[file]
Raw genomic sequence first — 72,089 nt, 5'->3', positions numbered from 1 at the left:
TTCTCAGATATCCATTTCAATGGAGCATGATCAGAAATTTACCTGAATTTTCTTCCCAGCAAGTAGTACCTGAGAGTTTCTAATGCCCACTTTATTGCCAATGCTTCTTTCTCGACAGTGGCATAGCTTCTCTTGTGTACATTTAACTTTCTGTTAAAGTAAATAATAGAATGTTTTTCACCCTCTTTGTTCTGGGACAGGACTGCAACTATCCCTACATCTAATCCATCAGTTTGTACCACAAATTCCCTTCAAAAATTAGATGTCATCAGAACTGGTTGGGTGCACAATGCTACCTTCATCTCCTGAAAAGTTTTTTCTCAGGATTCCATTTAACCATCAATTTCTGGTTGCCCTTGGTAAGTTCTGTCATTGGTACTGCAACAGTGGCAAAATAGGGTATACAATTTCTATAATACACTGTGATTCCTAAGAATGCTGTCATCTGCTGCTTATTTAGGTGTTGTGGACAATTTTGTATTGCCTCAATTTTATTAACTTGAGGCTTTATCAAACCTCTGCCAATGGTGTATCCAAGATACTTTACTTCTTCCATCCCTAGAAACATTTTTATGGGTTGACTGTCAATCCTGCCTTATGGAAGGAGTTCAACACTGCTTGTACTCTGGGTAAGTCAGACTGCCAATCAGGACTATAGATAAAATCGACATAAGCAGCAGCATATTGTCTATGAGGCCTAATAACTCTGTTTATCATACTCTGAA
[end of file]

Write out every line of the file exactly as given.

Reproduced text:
Raw genomic sequence first — 72,089 nt, 5'->3', positions numbered from 1 at the left:
TTCTCAGATATCCATTTCAATGGAGCATGATCAGAAATTTACCTGAATTTTCTTCCCAGCAAGTAGTACCTGAGAGTTTCTAATGCCCACTTTATTGCCAATGCTTCTTTCTCGACAGTGGCATAGCTTCTCTTGTGTACATTTAACTTTCTGTTAAAGTAAATAATAGAATGTTTTTCACCCTCTTTGTTCTGGGACAGGACTGCAACTATCCCTACATCTAATCCATCAGTTTGTACCACAAATTCCCTTCAAAAATTAGATGTCATCAGAACTGGTTGGGTGCACAATGCTACCTTCATCTCCTGAAAAGTTTTTTCTCAGGATTCCATTTAACCATCAATTTCTGGTTGCCCTTGGTAAGTTCTGTCATTGGTACTGCAACAGTGGCAAAATAGGGTATACAATTTCTATAATACACTGTGATTCCTAAGAATGCTGTCATCTGCTGCTTATTTAGGTGTTGTGGACAATTTTGTATTGCCTCAATTTTATTAACTTGAGGCTTTATCAAACCTCTGCCAATGGTGTATCCAAGATACTTTACTTCTTCCATCCCTAGAAACATTTTTATGGGTTGACTGTCAATCCTGCCTTATGGAAGGAGTTCAACACTGCTTGTACTCTGGGTAAGTCAGACTGCCAATCAGGACTATAGATAAAATCGACATAAGCAGCAGCATATTGTCTATGAGGCCTAATAACTCTGTTTATCATACTCTGAA